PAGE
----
When a loved one dies, it’s already an emotional time, and receiving an unexpected windfall only complicates things.
An inheritance can completely change your lifestyle or at least bolster your financial outlook, but only if you make sound decisions. The most important thing to keep in mind when dealing with an inheritance is to create a plan for its use. Because of the emotional circumstances surrounding your inheritance, it may be best to wait before making any decisions so you have time to process your thoughts and develop a coherent plan.
Take all the time you need in order to formulate a plan for your inheritance. In the meantime, you can keep the money in a high-yield savings account, CD or money market account, as long as it is safe and liquid. This waiting period will help you clear your head and avoid making rash spending decisions.
To make your plan, you should first get a clear picture of your current financial situation. How much debt do you have and what are the interest rates? Do you have an adequate emergency fund and insurance? Are you saving enough for retirement? Do you have enough money to pay your monthly expenses? Once you answer these questions, you can identify weak areas and allocate inheritance money there. While making your plan, keep in mind that your goals shouldn’t change after an inheritance. Rather, you should use the money to reach the goals you already had.
High-interest debts should be your first priority because the money you pay in interest can never be recovered. Credit cards, consumer loans and car loans are all examples of “bad debt” that you should prioritize over lower-interest debts, such as your mortgage or student loans. If you decide to put extra money toward mortgage payments, make sure you’re not losing the mortgage interest tax advantage.
You should have a savings account with money readily available for emergencies such as unexpected car repairs, health expenses or job loss. Most experts agree that you should save between three and six months of expenses. You should keep your emergency fund in a safe and liquid account so you can easily access it in an emergency.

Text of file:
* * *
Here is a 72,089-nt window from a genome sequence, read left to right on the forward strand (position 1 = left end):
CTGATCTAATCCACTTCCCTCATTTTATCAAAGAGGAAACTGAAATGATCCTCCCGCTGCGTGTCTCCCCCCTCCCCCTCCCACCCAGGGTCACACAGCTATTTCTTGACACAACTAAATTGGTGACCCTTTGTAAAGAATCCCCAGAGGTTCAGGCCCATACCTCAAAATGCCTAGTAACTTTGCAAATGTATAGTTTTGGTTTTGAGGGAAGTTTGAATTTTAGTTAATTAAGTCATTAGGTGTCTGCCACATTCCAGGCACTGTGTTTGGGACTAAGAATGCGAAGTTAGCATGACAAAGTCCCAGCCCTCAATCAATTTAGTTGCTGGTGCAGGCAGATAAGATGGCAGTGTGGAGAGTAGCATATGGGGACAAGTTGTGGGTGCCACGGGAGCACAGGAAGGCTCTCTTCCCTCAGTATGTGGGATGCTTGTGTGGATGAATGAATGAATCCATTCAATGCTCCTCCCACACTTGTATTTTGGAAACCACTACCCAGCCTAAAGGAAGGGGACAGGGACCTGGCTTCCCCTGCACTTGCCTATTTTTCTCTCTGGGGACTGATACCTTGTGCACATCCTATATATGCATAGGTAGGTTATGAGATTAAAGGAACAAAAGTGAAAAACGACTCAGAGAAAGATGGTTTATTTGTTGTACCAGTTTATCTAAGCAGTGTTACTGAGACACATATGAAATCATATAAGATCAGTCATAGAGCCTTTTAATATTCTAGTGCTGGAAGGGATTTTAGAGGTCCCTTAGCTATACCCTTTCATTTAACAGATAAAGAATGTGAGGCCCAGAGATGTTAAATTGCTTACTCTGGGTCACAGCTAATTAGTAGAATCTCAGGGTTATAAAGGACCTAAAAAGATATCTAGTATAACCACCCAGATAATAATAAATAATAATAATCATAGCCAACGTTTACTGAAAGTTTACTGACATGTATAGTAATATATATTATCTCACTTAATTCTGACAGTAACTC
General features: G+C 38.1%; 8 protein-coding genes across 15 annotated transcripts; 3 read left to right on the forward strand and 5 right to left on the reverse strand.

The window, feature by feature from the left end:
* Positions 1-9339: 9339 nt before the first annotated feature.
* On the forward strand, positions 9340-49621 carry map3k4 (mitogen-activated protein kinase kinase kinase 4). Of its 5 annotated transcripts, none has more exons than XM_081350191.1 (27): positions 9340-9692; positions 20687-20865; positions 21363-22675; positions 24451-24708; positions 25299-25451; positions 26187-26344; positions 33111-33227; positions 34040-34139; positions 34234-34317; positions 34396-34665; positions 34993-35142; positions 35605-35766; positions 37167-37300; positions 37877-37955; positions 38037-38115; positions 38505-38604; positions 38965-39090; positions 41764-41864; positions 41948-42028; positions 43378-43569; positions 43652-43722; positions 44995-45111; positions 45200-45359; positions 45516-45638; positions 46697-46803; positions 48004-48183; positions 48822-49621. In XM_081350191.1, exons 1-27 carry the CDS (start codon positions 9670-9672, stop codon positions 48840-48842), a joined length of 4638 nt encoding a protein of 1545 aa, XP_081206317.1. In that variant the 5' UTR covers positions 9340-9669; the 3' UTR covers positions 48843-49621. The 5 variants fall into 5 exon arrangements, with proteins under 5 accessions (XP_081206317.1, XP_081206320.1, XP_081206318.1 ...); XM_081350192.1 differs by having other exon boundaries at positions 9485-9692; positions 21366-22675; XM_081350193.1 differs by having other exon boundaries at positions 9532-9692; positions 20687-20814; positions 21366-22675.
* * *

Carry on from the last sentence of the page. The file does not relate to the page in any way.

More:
If you determine that your odds of living comfortably in retirement are low, use the inheritance to fund your retirement account, choosing the appropriate risk level for your age and tolerance.
If your finances are already in good shape, there are many other ways you can use your inheritance. First, you can use a portion of it as fun money without feeling guilty. You may also consider donating it to a cause your benefactor would have supported, or spending it in another way that keeps his or her legacy alive. Another worthy use of an inheritance is saving for your child’s or grandchild’s college fund, or even going back to school yourself.
Your inheritance might come with tax implications, so make sure that is factored into your overall plan to avoid unpleasant tax surprises.
If your inheritance significantly increases your estate, you may need to create or tweak your estate plan.
Certain inheritances, such as expensive jewelry, come with added insurance needs.
Beware of lifestyle inflation, because you may get used to an inflated lifestyle, run out of money and be forced to give up comforts you’ve come to expect.
If you’ve inherited an IRA from your spouse, you can roll it into your own. But if it’s not from your spouse, you’ll be required to make a minimum distribution each year, for which you should create a plan. If it’s a Roth IRA, you won’t have to pay taxes on distributions.
Oftentimes, heirs make irrational decisions because they consider the money to be “found money,” and thus less important than earned money. Having a smart plan for your inheritance will help you treat it rationally.
Tunde Ogunlana is a certified fund specialist and family wealth advisor at Axial Family Advisors.
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